The turf war between the Reserve Bank of India (RBI) and the Narendra Modi government on the subject of the central bank’s autonomy is out in the open and is turning ugly. The fresh round likely began with a speech by one of the four deputy governors in the RBI, Viral Acharya, on Friday night. In his speech, Acharya made a strong pitch for the central bank’s independence in its core functions and gave nothing short of a lecture on what happens to the economy if the central bank’s autonomy is compromised.
Acharya, arguably the most articulate voice in the RBI top brass after Raghuram Rajan, didn’t mince words when he said, "the risks of undermining the central bank's independence are potentially catastrophic."
"Governments that do not respect central bank independence will sooner or later incur the wrath of financial markets, ignite economic fire, and come to rue the day they undermined an important regulatory institution," Acharya said.
The warning signals were hard to miss for the targets. The top bureaucrats and political leadership in Delhi’s power corridors duly responded to the central bank’s distress call. According to a Reuters report, the government is ‘very upset’ with Acharya’s public remarks. Union finance minister Arun Jaitley made a tacit counter to Acharya, without taking names, saying regulators should revisit their traditional approach and consult with a wider range of stakeholders. “I think, for any regulatory mechanism, stakeholder consultation has to be of a very high quality, which will probably lead to a revisiting of traditional thoughts and opinions,” Jaitley said at an event organised by the IDFC Bank on Saturday.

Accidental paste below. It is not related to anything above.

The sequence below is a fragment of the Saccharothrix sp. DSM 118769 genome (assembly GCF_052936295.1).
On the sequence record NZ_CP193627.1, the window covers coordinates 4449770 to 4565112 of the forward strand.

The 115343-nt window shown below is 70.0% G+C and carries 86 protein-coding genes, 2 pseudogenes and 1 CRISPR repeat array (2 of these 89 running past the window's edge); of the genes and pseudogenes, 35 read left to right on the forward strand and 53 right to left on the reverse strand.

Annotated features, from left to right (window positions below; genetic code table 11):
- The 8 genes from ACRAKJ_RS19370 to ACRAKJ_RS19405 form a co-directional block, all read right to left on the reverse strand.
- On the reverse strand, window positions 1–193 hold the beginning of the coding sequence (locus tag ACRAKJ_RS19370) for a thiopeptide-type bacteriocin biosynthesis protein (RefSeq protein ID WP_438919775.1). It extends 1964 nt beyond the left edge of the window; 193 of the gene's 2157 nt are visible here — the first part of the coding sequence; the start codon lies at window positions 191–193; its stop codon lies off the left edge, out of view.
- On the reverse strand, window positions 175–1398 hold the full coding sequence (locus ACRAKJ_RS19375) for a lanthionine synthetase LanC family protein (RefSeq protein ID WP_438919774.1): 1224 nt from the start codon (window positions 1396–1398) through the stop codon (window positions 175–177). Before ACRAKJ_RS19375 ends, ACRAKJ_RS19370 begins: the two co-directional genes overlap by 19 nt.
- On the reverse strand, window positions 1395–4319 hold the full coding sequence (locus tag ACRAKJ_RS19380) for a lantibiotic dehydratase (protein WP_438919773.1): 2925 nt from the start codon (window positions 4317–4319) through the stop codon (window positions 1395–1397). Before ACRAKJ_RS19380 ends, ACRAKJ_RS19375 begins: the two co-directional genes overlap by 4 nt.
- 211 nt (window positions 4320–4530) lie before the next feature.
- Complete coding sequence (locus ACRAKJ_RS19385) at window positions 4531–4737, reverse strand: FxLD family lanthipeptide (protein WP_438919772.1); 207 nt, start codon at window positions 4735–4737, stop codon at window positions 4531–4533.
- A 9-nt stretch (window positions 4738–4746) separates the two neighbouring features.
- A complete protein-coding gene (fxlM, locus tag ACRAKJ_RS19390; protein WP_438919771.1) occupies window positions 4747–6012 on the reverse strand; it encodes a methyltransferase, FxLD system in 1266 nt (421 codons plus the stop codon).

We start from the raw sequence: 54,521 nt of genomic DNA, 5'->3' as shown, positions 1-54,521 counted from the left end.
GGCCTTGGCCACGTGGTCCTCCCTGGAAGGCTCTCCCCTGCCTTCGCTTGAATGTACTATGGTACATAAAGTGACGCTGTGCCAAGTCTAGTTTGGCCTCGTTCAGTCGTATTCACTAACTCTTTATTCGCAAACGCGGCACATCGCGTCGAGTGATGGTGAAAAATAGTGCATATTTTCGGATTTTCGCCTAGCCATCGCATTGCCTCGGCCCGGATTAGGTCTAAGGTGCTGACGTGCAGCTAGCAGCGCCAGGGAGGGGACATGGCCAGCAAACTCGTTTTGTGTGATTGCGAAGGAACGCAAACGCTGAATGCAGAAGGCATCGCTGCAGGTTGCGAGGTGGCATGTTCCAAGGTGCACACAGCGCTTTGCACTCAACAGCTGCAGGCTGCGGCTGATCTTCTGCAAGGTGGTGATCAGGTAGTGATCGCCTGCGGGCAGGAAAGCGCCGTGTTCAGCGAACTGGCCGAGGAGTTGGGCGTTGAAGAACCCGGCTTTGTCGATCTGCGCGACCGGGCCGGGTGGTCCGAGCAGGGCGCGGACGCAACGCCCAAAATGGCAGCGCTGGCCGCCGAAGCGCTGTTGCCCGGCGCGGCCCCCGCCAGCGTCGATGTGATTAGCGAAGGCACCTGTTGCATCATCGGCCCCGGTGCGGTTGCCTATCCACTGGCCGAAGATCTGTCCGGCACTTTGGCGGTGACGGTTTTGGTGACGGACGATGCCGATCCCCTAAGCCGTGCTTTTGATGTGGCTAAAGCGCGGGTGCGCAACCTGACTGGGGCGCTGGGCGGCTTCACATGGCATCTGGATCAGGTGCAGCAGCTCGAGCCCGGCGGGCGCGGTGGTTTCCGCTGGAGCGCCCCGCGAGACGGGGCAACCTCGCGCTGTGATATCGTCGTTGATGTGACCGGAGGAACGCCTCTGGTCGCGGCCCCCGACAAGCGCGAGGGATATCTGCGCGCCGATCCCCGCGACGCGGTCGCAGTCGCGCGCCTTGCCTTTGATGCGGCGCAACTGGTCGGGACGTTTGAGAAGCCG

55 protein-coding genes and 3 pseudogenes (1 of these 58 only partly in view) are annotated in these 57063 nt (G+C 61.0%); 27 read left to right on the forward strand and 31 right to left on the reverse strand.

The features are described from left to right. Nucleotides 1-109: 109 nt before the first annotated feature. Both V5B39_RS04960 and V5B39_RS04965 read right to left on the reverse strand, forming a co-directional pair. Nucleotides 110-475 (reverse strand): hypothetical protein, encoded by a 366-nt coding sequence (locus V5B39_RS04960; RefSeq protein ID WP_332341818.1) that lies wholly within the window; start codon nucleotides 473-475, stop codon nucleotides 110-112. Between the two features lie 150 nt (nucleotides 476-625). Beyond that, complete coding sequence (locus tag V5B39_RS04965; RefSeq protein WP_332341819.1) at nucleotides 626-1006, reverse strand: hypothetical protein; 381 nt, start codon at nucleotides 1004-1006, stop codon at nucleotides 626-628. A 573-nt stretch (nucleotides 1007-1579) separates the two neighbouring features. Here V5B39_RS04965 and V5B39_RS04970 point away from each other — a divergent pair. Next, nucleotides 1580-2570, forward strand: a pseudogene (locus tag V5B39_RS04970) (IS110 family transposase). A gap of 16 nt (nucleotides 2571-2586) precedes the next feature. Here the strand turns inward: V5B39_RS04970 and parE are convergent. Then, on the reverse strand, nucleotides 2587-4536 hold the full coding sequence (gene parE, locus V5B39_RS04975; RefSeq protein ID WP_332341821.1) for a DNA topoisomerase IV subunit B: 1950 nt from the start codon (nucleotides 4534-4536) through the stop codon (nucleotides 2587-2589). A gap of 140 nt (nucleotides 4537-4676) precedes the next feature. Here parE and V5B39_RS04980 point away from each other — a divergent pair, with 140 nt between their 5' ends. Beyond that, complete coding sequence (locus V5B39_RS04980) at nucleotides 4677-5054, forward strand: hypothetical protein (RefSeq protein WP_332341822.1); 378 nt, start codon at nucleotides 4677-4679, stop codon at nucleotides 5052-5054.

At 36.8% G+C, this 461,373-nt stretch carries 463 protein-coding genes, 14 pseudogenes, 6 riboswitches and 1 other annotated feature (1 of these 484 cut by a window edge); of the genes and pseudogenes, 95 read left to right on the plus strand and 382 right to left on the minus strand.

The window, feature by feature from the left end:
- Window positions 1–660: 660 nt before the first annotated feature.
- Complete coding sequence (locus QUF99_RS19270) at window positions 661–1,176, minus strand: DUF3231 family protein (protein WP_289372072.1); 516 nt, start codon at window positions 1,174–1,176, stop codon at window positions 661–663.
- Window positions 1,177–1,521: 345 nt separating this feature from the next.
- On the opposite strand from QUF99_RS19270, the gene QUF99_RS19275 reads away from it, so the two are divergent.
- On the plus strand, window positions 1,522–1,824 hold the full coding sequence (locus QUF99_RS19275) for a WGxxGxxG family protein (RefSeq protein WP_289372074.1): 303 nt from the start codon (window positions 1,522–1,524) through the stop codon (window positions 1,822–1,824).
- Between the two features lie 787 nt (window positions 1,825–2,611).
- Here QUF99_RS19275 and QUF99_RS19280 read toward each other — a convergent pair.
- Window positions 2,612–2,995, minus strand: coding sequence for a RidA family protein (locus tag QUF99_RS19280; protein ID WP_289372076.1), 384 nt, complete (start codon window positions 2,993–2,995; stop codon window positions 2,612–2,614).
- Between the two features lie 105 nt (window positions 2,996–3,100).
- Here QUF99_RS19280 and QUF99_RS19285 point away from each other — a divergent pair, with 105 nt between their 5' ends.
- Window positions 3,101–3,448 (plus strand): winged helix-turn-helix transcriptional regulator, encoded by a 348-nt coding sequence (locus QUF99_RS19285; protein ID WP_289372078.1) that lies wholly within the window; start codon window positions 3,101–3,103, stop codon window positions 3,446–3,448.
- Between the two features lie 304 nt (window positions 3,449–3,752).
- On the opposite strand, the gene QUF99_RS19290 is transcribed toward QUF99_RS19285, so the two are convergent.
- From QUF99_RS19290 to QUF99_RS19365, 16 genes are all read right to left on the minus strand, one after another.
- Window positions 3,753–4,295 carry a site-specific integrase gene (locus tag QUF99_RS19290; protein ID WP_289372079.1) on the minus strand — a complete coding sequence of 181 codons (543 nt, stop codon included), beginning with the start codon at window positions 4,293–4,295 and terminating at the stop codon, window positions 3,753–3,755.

To be sure, this isn’t the first time that the central bank-government rift has manifested in the public domain. Almost every RBI governor, be it Raghuram Rajan, Y V Reddy or D Subbarao, have pitched for central bank autonomy in public forums inviting the wrath of the government of the day.
What are the triggers for Acharya’s tough talk on central bank autonomy now? There were no specific instances mentioned in the speech but the issues aren’t hard to understand. To begin with, the central bank has been citing lack of powers to regulate public sector banks vis-à-vis private banks. This debate intensified after the Nirav Modi fraud at the Punjab National Bank (PNB) came to light and both the government and the RBI began passing the blame on each other for failing to identify the fraud early. The central bank’s attack was headed by governor Urjit Patel while the government retorted saying the RBI has enough powers already for that.
The differences in interest rate policy are another area where turf war comes to play. The government has always wanted sharper rate cuts to make money cheaper in the economy while the RBI has taken a conservative approach citing concerns on price stability.
Third, early this month, the RBI issued a dissent note on the recommendations of an inter-ministerial committee that the proposed Payments Regulatory Board (PRB) should be an independent regulator. The RBI wasn’t keen for this and said the new body should be under its purview.
Also, there were differences between the RBI and the government on the NPA clean up process. There was pressure on RBI from the government to relax the prompt corrective action (PCA) norms which restrict lenders' activities for having high levels of dud assets and depleting capital reserves.